The Brighter Side Of The Beacon
I know that The Beacon had a couple of problems, but most had been fixed (the roof was repaired months ago and has been fine). The ownership held a meeting with the homeowners last week and vowed to fix any other problems and *apologized* (when did an owner ever do that) for the third party who did the warranty work. They also extended the warranty for *every* homeowner (even if their warranty had already expired) as a show of good faith.
Earlier this year, the owners of The Beacon (not the developer, that was Catellus who sold the building) committed over $400,000 to redo the courtyard from the old Catellus design. Right before work was supposed to get started, they got sued. Last week they said that they would continue with the project despite the lawsuit because they didn't want to penalize the majority of residents for the action of a few.
I hope they don't think that these few people speak for the majority of residents because they are a pretty good group of people who a very fair and reasonable. Not every building's perfect, but at least The Beacon has a group that is committed to fix things without lawyers or years of court dates.
And while this obviously doesn’t address some of the larger design issues (e.g., ventilation and overheating), it does paint a much different picture of the building’s management and state of (dis)repair.
∙ The Beacon Twenty-Two (And Their Dirty Laundry) [SocketSite]
More “Pseudo-Omniscient Pretense” (And 255 Berry)
We can’t help but notice that since our last update on 255 Berry (which caused a commenter to accuse us of “pseudo-omniscient pretence” and “dramatiz[ing] a most benign situation”), the following has transpired:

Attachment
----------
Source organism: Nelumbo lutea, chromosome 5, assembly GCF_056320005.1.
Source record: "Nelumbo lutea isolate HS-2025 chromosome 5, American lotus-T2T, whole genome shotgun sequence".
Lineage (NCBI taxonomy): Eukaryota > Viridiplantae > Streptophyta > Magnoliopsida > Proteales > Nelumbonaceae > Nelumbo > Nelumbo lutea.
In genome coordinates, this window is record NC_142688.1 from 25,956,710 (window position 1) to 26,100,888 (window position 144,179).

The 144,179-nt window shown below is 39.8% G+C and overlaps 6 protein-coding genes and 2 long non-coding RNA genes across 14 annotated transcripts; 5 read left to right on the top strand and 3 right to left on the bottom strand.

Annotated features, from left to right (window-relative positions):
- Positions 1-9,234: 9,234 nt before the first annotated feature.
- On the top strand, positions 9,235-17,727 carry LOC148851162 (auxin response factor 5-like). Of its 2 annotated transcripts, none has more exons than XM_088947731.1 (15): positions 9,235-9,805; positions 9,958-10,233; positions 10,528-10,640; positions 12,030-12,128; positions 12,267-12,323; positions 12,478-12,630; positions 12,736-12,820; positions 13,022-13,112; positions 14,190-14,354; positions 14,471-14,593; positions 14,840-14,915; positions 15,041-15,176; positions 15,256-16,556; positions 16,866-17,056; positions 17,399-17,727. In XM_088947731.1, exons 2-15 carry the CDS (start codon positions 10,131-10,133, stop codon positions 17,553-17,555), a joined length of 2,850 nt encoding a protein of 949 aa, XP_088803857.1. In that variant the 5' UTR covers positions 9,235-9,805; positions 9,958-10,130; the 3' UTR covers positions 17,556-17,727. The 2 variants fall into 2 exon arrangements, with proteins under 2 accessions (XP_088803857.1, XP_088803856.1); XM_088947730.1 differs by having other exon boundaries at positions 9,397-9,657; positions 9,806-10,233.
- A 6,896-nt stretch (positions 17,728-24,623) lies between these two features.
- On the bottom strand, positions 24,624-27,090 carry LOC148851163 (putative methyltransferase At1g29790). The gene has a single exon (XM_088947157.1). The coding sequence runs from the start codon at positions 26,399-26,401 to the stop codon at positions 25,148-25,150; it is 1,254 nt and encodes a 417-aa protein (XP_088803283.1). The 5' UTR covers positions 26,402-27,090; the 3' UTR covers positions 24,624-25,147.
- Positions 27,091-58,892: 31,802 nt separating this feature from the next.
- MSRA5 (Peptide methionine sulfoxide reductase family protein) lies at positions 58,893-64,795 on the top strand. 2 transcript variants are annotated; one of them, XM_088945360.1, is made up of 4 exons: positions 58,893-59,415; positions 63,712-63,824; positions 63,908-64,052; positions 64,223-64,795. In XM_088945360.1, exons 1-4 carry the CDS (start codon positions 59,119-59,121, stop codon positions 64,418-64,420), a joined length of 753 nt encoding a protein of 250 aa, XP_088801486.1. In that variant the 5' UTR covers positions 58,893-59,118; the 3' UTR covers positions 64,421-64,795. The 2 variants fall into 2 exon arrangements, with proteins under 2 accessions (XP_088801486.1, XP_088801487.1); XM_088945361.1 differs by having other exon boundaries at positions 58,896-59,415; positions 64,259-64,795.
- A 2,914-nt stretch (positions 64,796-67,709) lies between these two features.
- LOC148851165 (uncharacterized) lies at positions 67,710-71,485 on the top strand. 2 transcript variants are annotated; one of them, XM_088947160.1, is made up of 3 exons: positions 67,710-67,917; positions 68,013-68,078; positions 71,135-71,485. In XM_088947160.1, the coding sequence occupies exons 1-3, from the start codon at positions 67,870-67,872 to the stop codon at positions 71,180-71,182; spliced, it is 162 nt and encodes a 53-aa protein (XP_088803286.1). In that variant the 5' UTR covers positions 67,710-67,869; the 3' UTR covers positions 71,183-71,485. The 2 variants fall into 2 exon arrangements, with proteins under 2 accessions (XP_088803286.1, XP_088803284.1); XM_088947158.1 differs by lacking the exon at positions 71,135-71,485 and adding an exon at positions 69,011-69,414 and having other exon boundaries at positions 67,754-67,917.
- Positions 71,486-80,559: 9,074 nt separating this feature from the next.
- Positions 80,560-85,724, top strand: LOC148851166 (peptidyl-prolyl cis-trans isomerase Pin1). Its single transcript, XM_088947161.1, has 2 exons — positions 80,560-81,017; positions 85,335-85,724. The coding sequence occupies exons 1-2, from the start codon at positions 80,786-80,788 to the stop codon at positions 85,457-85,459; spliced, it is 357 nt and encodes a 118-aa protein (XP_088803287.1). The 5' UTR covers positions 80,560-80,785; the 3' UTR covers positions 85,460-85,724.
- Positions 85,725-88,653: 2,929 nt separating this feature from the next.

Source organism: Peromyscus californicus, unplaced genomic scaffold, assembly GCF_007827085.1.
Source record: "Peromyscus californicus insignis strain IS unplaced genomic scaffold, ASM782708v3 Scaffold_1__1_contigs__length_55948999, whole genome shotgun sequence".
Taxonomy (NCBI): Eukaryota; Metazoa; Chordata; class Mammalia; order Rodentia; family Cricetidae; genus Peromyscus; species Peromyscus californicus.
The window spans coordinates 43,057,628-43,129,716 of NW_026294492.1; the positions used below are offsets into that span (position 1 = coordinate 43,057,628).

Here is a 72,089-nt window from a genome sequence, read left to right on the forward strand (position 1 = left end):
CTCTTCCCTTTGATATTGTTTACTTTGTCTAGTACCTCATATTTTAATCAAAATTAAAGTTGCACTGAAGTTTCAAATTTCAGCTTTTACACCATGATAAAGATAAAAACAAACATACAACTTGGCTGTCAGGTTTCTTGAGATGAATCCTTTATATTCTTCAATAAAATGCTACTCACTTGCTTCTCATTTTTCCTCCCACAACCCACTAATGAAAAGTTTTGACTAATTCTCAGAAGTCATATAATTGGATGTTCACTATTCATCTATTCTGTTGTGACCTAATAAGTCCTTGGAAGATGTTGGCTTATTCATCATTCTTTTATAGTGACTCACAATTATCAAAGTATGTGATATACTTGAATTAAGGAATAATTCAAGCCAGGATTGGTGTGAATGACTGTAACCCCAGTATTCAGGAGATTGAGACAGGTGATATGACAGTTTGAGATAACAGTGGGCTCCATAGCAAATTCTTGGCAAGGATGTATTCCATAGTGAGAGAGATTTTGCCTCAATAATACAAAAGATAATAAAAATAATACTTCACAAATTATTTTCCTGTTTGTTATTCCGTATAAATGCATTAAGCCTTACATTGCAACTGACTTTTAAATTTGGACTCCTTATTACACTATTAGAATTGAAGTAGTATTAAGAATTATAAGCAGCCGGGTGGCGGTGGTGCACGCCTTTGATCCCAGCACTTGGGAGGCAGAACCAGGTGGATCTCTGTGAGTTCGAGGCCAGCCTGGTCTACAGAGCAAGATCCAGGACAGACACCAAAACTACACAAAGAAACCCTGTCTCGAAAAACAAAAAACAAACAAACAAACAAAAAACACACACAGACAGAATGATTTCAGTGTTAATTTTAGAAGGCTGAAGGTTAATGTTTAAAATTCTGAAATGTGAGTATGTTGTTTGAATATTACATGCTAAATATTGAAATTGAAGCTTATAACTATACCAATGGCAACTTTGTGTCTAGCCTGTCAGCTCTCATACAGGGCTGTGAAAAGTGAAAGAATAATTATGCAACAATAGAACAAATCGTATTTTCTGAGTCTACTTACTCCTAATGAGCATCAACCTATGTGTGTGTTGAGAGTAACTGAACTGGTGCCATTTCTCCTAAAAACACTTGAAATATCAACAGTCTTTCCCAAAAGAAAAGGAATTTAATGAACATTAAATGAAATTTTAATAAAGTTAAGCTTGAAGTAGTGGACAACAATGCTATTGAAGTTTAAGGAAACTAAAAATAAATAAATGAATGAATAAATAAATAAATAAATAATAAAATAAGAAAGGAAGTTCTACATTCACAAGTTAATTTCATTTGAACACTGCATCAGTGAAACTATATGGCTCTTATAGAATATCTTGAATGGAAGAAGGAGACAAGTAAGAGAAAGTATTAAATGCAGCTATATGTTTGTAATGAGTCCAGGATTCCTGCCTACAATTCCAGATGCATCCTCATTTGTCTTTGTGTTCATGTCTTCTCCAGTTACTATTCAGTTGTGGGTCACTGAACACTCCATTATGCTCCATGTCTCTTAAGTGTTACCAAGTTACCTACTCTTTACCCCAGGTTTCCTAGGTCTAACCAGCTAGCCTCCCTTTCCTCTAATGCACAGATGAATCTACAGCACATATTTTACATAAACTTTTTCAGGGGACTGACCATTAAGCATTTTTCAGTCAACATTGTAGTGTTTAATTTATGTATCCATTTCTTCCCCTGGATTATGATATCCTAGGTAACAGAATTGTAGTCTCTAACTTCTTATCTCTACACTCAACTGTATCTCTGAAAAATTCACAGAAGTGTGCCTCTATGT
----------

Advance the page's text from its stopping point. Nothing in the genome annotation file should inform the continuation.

∙ Unit #307 was withdrawn
∙ Unit #309 was reduced $50,000 (now listed at $1,100,000)
∙ Unit #317 was withdrawn but has been relisted at $1,249,000 (reduction of $76,000)
∙ Unit #321 was reduced $14,500 to $875,000 and sold for $865,000
∙ Unit #408 was listed for $749,000
∙ Unit #513 was withdrawn but has been relisted at $739,000 (total reduction of $110,000)
At its new price, unit #317 (which is very much "waterfront" and advertising “$120k [in] upgrades”) is now listed at $787/sq.ft. Waterfront unit #113 sold for $837/sq.ft. three months ago. Damn it, there we go again...
∙ A Troublesome Trend? [SocketSite]
∙ Listing: 255 Berry #309 (2/2) - $1,100,000 [MLS]
∙ Listing: 255 Berry #317 (2/2.5) - $1,249,000 [McGuire]
∙ Listing: 255 Berry #408 (1/1) - $749,000 [Coldwell Banker]
∙ Listing: 255 Berry #513 (2/2) - $739,000 [Pacific Union]
August 28, 2006
A Class Action Suit At The Metropolitan?
According to a tipster, the lawyer who filed the class action suit on behalf of homeowners at the Beacon has also filed a similar class action suit on behalf of homeowners at the Metropolitan (333-355 First). From the tipster, “I heard he pitched Metropolitan homeowners at 6:00 and one of the owners drove him over to the Beacon at 8:00 to meet with their homeowners, then hit both buildings with lawsuits on Friday.”
Can anyone confirm this tip or provide us with a copy of the filing? Keep in mind that if the filing can be confirmed, the homeowners in the Metropolitan will face the same challenges as the homeowners in the Beacon with regard to refinancing or reselling their condominiums.
In related news, the word on the street is that the fee agreement in the Beacon class action suit calls for the attorney to keep
somewhere between 40 and 50 percent of any “gross recovery” (but that he will lower his fees to 33% if at least half of the homeowners join as plaintiffs).
UPDATE: It's official, Superior Court Case Number CGC-06-455064 ("BEN BEDI VS. FOLSOM/FIRST, LLC") was filed on August 11, 2006. (Download filing (pdf) at Box.net) Kudos to our "plugged in" readers, commenters, and tipsters.
Eye-On-Eichlers Home Tour (Marin)
The Eye-On-Eichlers Home Tour featuring over twenty Eichler homes in San Rafael's Lucas Valley and Terra Linda neighborhoods, and “celebrating the 50th Anniversary of Eichler homes in Marin,” will take place on September 16th from 11am to 4pm. Tickets are either $30 for access to five houses, or $40 for access to all homes on the tour. And once again, all proceeds go to support the Hospice of Marin.